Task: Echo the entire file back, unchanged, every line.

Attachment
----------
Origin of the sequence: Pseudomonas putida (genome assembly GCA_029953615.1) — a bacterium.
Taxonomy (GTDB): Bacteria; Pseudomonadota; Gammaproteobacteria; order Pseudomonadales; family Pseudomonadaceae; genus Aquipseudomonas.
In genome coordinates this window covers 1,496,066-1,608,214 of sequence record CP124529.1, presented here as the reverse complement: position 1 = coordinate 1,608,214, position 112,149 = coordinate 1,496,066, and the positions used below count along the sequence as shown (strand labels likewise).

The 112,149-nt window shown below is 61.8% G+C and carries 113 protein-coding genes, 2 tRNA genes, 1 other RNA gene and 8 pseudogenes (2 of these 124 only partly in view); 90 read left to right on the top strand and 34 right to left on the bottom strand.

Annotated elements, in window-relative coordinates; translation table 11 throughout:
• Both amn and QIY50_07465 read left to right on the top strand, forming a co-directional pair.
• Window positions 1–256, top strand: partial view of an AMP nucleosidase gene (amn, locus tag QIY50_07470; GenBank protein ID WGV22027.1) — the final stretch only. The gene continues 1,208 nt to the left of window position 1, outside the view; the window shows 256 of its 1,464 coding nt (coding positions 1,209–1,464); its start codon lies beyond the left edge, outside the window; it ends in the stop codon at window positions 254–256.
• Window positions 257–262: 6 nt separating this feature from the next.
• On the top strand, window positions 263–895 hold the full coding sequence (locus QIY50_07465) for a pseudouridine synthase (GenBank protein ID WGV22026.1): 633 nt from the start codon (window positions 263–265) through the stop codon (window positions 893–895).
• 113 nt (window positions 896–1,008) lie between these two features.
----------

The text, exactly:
Origin of the sequence: Pseudomonas putida (genome assembly GCA_029953615.1) — a bacterium.
Taxonomy (GTDB): Bacteria; Pseudomonadota; Gammaproteobacteria; order Pseudomonadales; family Pseudomonadaceae; genus Aquipseudomonas.
In genome coordinates this window covers 1,496,066-1,608,214 of sequence record CP124529.1, presented here as the reverse complement: position 1 = coordinate 1,608,214, position 112,149 = coordinate 1,496,066, and the positions used below count along the sequence as shown (strand labels likewise).

The 112,149-nt window shown below is 61.8% G+C and carries 113 protein-coding genes, 2 tRNA genes, 1 other RNA gene and 8 pseudogenes (2 of these 124 only partly in view); 90 read left to right on the top strand and 34 right to left on the bottom strand.

Annotated elements, in window-relative coordinates; translation table 11 throughout:
• Both amn and QIY50_07465 read left to right on the top strand, forming a co-directional pair.
• Window positions 1–256, top strand: partial view of an AMP nucleosidase gene (amn, locus tag QIY50_07470; GenBank protein ID WGV22027.1) — the final stretch only. The gene continues 1,208 nt to the left of window position 1, outside the view; the window shows 256 of its 1,464 coding nt (coding positions 1,209–1,464); its start codon lies beyond the left edge, outside the window; it ends in the stop codon at window positions 254–256.
• Window positions 257–262: 6 nt separating this feature from the next.
• On the top strand, window positions 263–895 hold the full coding sequence (locus QIY50_07465) for a pseudouridine synthase (GenBank protein ID WGV22026.1): 633 nt from the start codon (window positions 263–265) through the stop codon (window positions 893–895).
• 113 nt (window positions 896–1,008) lie between these two features.